GraphQL vs REST

GraphQL vs REST

Understand the difference between GraphQL and REST. GraphQL and REST are both API design architectures but differ in their approach to data retrieval and manipulation.

GraphQL vs REST
GraphQL vs REST
GraphQL vs REST

Luke Stephens

Luke Stephens

Luke Stephens

GraphQL vs REST

GraphQL allows clients to request only the data they need, making it efficient for complex systems with interconnected data. REST, on the other hand, is based on standardized HTTP methods and is simpler to implement for basic CRUD operations. Choose GraphQL for highly interactive applications requiring real-time data or when the data structure is complex. REST is ideal for simpler, less data-dependent applications or when leveraging existing HTTP infrastructure.

Selecting the right API architecture is a decision that can significantly impact the functionality and scalability of your application. This table compares GraphQL and REST across key features such as data retrieval, endpoint management, and real-time communication:

Here are the main differences between GraphQL and REST:

  • Data Fetching: In GraphQL, clients can request exactly what they need, avoiding over or under-fetching. On the other hand, REST often returns a fixed data structure, which may not align perfectly with the client's needs.

  • Endpoints: GraphQL has a single endpoint that handles all the data requests, using different queries and mutations. REST requires multiple endpoints, each corresponding to a different data resource.

  • Real-time Data: GraphQL has built-in real-time updates with subscriptions. Real-time updates in REST typically require additional technologies like WebSockets.

  • API Evolution: APIs in GraphQL can evolve without versioning; new fields can be added without impacting existing queries. In contrast, changes in REST often require versioning of the API, which can lead to multiple versions that need maintenance.

  • Typed Schema: GraphQL enforces a schema that defines the structure and type of data, leading to self-documenting APIs. REST does not enforce a schema, potentially leading to inconsistencies and a greater chance of errors.

  • Developer Experience: GraphQL offers tools for introspection and a strong typed system, enhancing the development experience. REST relies on manually maintained external documentation for API usage.

  • HTTP Methods: GraphQL typically uses POST for all requests. REST uses different HTTP methods (GET, POST, PUT, DELETE) defining action types.

  • Statelessness: GraphQL is not inherently stateless, as operations can be batched in a single request. REST is generally stateless, with each call from the client containing all necessary information.

Below is the difference in tabular format

Difference between GraphQL and REST

While REST may be simpler and better for less complex data interactions, GraphQL offers detailed and efficient data handling ideal for complex applications needing flexible data access.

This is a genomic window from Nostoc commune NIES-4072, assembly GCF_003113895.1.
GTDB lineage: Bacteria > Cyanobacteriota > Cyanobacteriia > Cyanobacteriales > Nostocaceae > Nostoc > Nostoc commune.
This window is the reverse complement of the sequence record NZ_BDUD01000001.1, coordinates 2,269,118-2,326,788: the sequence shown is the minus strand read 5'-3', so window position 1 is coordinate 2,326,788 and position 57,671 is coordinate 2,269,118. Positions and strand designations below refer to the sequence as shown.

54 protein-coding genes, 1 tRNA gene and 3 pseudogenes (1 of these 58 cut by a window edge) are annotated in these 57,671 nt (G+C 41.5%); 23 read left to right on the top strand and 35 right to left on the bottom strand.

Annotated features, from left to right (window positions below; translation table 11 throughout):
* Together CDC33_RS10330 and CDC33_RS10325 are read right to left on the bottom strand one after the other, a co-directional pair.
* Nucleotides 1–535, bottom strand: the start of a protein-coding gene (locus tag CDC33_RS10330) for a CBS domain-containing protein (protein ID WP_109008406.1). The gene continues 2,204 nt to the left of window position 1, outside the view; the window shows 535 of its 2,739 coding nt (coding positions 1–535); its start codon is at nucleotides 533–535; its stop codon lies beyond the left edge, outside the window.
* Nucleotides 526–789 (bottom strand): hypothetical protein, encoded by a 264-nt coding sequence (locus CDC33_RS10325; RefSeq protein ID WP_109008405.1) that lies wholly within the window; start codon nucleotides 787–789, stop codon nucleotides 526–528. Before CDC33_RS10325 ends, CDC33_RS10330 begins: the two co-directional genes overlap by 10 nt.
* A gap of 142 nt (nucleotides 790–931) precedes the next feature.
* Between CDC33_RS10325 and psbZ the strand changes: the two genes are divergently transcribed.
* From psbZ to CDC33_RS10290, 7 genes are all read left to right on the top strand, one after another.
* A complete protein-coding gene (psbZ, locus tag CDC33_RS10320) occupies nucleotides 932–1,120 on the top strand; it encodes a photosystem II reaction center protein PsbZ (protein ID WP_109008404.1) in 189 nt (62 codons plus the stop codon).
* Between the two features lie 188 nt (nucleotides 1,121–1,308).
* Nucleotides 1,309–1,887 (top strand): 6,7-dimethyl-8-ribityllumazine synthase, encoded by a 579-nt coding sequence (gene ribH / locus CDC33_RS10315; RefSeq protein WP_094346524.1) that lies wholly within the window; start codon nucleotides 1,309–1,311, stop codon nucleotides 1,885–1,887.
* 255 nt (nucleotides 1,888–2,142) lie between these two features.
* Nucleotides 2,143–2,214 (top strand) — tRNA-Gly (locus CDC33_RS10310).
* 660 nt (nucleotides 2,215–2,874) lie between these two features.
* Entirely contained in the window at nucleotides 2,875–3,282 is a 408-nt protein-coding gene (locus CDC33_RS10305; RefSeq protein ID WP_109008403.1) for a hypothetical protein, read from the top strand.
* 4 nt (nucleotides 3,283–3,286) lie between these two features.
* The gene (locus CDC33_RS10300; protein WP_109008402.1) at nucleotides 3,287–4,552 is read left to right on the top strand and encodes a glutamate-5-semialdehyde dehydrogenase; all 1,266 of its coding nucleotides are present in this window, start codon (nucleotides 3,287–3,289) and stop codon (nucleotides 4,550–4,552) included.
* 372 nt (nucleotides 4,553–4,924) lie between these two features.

Let's look at an example of fetching data with both GraphQL and REST:

Example of GraphQL vs REST


query {
  user(id: 1) {
    friends {

In this example, you can see that GraphQL allows you to fetch specific fields (name, email, friends) for a particular user. It even allows you to fetch nested data, like the names of the user's friends.


GET /users/1

This REST API call fetches the data for a user with the ID of 1. However, unlike the GraphQL example, it fetches all the data associated with that user, not just the name, email, and friends. To get the user's friends' names, another API call such as GET /users/1/friends might be needed, leading to multiple requests and over-fetching of data.

Choosing Between GraphQL and REST

Use GraphQL when:

  • You require efficient data loading, particularly in mobile applications or on networks with limited bandwidth.

  • The client application needs the flexibility to request varying sets of data.

  • You want to minimize the number of requests and the amount of data transferred.

  • Real-time data (like updates in a social network feed) is a core requirement.

Use REST when:

  • The simplicity and statelessness of REST align with your project’s needs.

  • Your team has existing expertise in RESTful services.

  • You need to leverage robust HTTP caching mechanisms to improve performance.

  • The API serves relatively standard or predictable data requirements.

Learn more about GraphQL -

On this page

Protect your APIs from attacks now

Protect your APIs from attacks now

Protect your APIs from attacks now

Explore more from Akto


Be updated about everything related to API Security, new API vulnerabilities, industry news and product updates.


Browse and register for upcoming sessions or catch up on what you missed with exclusive recordings

CVE Database

Find out everything about latest API CVE in popular products

Test Library

Discover and find tests from Akto's 100+ API Security test library. Choose your template or add a new template to start your API Security testing.


Check out Akto's product documentation for all information related to features and how to use them.